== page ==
Differentiation of Antigenicity, Immunogenicity and Allergenicity

 


An antigen is also called an immunogen in some references or Textbook. It is a substance that binds to a specific antibody or is any molecule or molecular fragment that can be bound by a major histocompatibility complex (MHC) and presented to a TCR or T-cell receptor.

Two features; antigenicity and immunogenicity, are generally used to describe each antigen. Immunogenicity is the ability to induce a humoral or cell-mediated immune response.


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 Antigenicity is the ability to specifically combine with the final products of the immune response (i.e., secreted antibodies & / or surface receptors on T-cells). Although all molecules that are immunogenic are also antigenic, the reverse is not true.


If we carefully contemplate these two characteristics that are used to define an antigen, we discover that immunogenicity and antigenicity are tightly related and are always duplicated. Antibodies are produced as the result of immune induction, not from thin air. And antigens cannot trigger an immune response unless they bind with their corresponding antibodies or receptors. The above two concepts simply and repeatedly describe a single generality of all antigens, yet this alone does not allow us to completely characterize various antigens and cannot help us to understand antigens in various guises. 

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However, different antigens produce different immune responses as they encounter their antibodies or receptors. Using this feature, antigens can be more accurately defined by the difference in the type of immune responses they induce.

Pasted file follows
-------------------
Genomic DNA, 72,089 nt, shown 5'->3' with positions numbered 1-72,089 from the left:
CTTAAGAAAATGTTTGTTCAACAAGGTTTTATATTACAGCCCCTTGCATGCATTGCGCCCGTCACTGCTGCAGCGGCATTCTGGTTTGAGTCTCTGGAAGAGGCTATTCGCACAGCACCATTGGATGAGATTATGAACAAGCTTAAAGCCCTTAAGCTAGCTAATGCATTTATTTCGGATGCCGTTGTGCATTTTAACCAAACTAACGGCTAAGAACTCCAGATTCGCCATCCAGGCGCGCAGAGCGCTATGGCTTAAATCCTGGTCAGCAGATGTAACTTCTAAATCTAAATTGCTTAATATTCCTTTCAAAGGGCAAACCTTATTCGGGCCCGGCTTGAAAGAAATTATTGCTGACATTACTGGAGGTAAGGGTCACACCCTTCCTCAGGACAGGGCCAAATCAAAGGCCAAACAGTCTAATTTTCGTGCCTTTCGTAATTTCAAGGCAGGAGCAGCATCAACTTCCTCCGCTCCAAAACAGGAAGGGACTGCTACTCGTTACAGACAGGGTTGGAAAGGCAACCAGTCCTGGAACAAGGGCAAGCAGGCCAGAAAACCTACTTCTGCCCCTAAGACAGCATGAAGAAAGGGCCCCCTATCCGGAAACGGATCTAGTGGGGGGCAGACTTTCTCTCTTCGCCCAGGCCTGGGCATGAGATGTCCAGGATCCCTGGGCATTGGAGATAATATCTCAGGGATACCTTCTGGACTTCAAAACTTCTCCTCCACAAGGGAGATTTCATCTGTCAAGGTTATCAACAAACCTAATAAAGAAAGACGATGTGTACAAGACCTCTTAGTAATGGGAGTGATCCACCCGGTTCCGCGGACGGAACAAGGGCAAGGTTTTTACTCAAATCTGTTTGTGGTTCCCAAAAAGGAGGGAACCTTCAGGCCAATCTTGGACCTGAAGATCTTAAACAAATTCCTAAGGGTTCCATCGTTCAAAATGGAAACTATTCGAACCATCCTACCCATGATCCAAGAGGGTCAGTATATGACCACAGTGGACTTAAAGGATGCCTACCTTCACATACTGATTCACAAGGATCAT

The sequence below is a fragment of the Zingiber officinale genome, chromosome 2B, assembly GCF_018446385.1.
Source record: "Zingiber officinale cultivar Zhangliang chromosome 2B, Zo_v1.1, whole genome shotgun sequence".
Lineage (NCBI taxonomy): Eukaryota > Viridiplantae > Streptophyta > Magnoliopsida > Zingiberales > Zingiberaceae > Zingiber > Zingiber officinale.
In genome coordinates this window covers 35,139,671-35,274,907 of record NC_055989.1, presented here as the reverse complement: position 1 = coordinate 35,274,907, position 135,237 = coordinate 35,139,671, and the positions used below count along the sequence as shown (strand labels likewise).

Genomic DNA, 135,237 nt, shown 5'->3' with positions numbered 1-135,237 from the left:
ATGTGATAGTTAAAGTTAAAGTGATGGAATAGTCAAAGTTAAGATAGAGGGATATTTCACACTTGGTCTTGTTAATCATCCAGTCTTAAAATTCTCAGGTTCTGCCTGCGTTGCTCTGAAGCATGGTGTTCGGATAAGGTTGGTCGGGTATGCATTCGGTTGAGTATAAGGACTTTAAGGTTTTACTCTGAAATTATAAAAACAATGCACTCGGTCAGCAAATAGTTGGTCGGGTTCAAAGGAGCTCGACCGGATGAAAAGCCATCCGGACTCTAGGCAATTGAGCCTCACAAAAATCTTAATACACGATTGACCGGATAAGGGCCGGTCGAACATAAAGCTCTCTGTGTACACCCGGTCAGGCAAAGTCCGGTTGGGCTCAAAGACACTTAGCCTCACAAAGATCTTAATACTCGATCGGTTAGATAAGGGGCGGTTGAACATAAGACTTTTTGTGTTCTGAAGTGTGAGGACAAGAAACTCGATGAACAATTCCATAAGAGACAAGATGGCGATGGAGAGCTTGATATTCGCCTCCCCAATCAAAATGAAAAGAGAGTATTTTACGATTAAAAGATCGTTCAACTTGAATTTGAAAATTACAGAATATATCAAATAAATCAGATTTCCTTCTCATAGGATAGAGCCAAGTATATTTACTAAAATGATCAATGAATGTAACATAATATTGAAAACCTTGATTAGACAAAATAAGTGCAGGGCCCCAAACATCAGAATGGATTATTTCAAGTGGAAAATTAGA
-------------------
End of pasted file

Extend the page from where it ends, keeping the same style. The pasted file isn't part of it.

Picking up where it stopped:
According to the classical definition of immunology, the major function of the immune system, as in the integrated anatomic system and other systems, is to avoid disease in the human body. The immune system has its own mechanisms for maintaining a general physiological balance in life by co-operating with other systems of the body. Here, we attempt to redefine and differentiate antigenicity into immunogenicity and allergenicity. We refer to antigenicity as the ability of an antigen to induce an immunological response when it is encountered by the human body. Antigenicity involves two types of immune characteristics, immunogenicity, and allergenicity.


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 Immunogenicity refers to the ability of an antigen to trigger normal and protective immune responses after being encountered by the human body. We describe the immunogenicity of an antigen using the following three aspects: 

(1) The ability to defend the immune system (immunological defense), which is the ability to repel an exogenous antigen and to fight against infection.

 (2) The ability to keep the immune system stable (immunological homeostasis), which is the ability of the body to recognize and eliminate damaged tissue, inflammation and/or senescent cells


(3) The ability to kill and to remove abnormally mutated cells so as to monitor and inhibit the growth of malignancies in the body (immunological surveillance). Thus, immunogenicity reflects the strength of these three functions.


Read: Antigenecity and Immunogenicity 

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Allergenicity refers to the ability of an antigen to induce an abnormal immune response, which is an overreaction and different from a normal immune response in that it does not result in a protective/prophylaxis effect but instead causes physiological function disorder or tissue damage.


To further simplify, each antigen carries immunogenic and allergenic properties:


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